BRUSSELS (AFP) - European Union leaders hailed Scotland's rejection of independence on Friday, saying the vote will help strengthen and unite the 28-member bloc.
"I welcome the decision of the Scottish people to maintain the unity of the United Kingdom," European Commission head Jose Manuel Barroso said.
"This outcome is good for the united, open and stronger Europe that the European Commission stands for," Mr Barroso said in a statement.
EU president Herman Van Rompuy said the outcome meant Britain "is and will remain an important member of the European Union to the benefit of all citizens and member states."
Neither Mr Van Rompuy nor Mr Barroso referred to the "In-Out" referendum on EU membership promised by British premier David Cameron for 2017 but Brussels is watching developments on that count carefully, stressing repeatedly how important the country is to the overall success of the bloc.
Mr Barroso, who heads the EU's executive arm, said it would carry on a "constructive dialogue" with Scotland, which has limited self-rule powers but is now likely to get more, after voters said no to ending the 307-year-old union.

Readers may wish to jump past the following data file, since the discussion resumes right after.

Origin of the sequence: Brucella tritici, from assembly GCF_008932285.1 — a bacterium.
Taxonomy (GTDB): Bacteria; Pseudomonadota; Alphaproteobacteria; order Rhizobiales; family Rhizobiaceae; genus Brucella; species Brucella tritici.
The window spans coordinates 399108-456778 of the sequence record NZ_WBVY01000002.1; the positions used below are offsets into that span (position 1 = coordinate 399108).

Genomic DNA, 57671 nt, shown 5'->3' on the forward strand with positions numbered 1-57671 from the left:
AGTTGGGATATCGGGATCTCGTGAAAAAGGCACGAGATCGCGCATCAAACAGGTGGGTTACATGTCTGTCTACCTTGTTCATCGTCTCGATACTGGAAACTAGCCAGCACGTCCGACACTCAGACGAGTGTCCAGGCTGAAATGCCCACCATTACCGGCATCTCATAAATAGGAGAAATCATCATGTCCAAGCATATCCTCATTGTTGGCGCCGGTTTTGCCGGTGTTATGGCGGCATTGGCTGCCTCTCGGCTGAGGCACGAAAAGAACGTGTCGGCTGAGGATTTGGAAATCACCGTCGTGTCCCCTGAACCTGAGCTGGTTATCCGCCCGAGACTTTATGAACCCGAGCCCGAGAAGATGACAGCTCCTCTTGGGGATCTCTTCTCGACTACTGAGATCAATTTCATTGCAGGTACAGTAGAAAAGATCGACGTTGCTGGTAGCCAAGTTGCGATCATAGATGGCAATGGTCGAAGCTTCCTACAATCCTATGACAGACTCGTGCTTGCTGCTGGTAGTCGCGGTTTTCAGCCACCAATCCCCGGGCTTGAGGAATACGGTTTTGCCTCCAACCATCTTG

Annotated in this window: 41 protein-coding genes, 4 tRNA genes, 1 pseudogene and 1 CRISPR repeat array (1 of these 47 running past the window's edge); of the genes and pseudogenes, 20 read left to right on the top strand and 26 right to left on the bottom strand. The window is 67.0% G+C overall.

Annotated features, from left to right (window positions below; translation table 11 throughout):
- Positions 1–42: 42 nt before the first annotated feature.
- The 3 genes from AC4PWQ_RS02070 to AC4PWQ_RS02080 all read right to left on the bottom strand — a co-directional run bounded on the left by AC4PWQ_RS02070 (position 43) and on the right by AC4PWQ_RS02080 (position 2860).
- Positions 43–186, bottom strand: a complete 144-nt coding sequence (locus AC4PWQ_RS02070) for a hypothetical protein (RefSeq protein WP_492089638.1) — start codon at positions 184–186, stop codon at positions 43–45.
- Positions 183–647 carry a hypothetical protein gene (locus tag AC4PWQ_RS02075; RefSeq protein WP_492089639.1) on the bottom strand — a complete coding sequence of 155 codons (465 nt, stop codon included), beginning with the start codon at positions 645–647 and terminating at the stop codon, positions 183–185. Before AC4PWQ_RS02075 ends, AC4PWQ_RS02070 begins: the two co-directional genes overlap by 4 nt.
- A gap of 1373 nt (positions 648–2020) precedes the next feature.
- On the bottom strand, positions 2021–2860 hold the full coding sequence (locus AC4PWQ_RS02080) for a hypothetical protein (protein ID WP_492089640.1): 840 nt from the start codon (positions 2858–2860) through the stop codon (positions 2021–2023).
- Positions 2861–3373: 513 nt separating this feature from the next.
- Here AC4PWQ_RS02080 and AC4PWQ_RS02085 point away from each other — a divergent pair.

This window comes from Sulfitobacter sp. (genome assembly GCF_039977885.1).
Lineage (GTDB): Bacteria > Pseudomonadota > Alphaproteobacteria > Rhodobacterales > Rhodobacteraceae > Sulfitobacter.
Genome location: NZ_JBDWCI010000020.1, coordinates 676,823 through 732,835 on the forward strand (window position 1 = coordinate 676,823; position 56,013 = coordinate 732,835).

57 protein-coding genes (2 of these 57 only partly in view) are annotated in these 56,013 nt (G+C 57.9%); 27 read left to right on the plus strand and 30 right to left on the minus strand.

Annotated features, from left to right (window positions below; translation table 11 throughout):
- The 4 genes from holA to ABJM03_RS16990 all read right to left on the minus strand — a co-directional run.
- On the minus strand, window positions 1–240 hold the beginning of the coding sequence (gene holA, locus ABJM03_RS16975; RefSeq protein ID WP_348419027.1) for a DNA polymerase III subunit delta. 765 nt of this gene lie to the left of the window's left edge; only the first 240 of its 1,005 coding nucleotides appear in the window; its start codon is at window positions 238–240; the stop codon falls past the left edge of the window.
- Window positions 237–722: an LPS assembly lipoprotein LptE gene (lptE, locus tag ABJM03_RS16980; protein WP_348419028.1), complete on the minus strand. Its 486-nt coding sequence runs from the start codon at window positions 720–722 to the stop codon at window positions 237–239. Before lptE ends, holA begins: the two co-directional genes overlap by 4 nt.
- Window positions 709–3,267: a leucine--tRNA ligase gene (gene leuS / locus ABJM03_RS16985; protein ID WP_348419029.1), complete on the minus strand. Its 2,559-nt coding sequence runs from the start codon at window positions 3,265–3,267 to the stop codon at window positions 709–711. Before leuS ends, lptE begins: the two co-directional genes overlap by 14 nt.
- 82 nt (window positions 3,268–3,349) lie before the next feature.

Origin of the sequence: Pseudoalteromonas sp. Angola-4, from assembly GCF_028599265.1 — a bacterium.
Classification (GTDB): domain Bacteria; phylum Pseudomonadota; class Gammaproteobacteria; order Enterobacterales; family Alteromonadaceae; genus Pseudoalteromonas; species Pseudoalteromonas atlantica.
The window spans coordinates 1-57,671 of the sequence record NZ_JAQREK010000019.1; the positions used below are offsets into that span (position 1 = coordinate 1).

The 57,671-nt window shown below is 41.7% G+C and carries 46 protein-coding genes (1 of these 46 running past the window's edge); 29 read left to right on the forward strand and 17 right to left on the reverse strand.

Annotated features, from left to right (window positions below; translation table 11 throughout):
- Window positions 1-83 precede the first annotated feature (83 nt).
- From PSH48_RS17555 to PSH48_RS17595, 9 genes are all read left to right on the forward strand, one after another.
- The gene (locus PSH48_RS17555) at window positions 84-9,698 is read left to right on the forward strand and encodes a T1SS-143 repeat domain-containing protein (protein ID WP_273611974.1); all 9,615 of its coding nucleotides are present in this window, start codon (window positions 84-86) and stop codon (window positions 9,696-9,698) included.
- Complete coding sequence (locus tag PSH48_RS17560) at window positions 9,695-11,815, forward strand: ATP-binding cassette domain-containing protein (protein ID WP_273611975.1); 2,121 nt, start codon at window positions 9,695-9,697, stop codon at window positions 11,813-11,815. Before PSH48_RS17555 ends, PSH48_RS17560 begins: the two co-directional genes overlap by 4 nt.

He said the commission welcomed the fact that during the independence debate "the Scottish Government and the Scottish people have repeatedly reaffirmed their European commitment."
"The European Commission will continue to engage in a constructive dialogue with the Scottish Government, in areas under its responsibility, that are important to Scotland's future, including jobs and growth, energy, climate change and the environment, and smarter regulation."
Mr Barroso had previously warned Scotland that it would have to reapply for membership of the EU if it became an independent state, and angered Scottish nationalists by saying that the process would likely be difficult.